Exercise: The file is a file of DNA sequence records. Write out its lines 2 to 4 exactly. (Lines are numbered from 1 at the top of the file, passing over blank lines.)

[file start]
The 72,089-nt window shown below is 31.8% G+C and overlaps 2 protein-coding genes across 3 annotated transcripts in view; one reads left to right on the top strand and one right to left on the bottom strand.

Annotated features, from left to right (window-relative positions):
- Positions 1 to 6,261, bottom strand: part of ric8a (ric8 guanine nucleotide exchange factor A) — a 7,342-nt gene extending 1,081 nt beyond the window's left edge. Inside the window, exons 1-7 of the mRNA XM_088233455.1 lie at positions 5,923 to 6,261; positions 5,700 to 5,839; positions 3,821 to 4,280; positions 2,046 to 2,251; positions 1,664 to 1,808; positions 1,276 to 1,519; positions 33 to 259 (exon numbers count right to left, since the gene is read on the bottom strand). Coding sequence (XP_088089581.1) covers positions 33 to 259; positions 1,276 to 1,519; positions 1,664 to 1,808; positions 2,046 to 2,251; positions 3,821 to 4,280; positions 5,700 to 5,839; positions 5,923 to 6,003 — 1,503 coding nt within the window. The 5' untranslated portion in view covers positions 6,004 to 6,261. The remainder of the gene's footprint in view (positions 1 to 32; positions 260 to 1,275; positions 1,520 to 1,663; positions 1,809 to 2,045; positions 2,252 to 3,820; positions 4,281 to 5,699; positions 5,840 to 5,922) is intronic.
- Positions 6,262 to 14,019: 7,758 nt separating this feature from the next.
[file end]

Annotated features, from left to right (window-relative positions):
- Positions 1 to 6,261, bottom strand: part of ric8a (ric8 guanine nucleotide exchange factor A) — a 7,342-nt gene extending 1,081 nt beyond the window's left edge. Inside the window, exons 1-7 of the mRNA XM_088233455.1 lie at positions 5,923 to 6,261; positions 5,700 to 5,839; positions 3,821 to 4,280; positions 2,046 to 2,251; positions 1,664 to 1,808; positions 1,276 to 1,519; positions 33 to 259 (exon numbers count right to left, since the gene is read on the bottom strand). Coding sequence (XP_088089581.1) covers positions 33 to 259; positions 1,276 to 1,519; positions 1,664 to 1,808; positions 2,046 to 2,251; positions 3,821 to 4,280; positions 5,700 to 5,839; positions 5,923 to 6,003 — 1,503 coding nt within the window. The 5' untranslated portion in view covers positions 6,004 to 6,261. The remainder of the gene's footprint in view (positions 1 to 32; positions 260 to 1,275; positions 1,520 to 1,663; positions 1,809 to 2,045; positions 2,252 to 3,820; positions 4,281 to 5,699; positions 5,840 to 5,922) is intronic.
- Positions 6,262 to 14,019: 7,758 nt separating this feature from the next.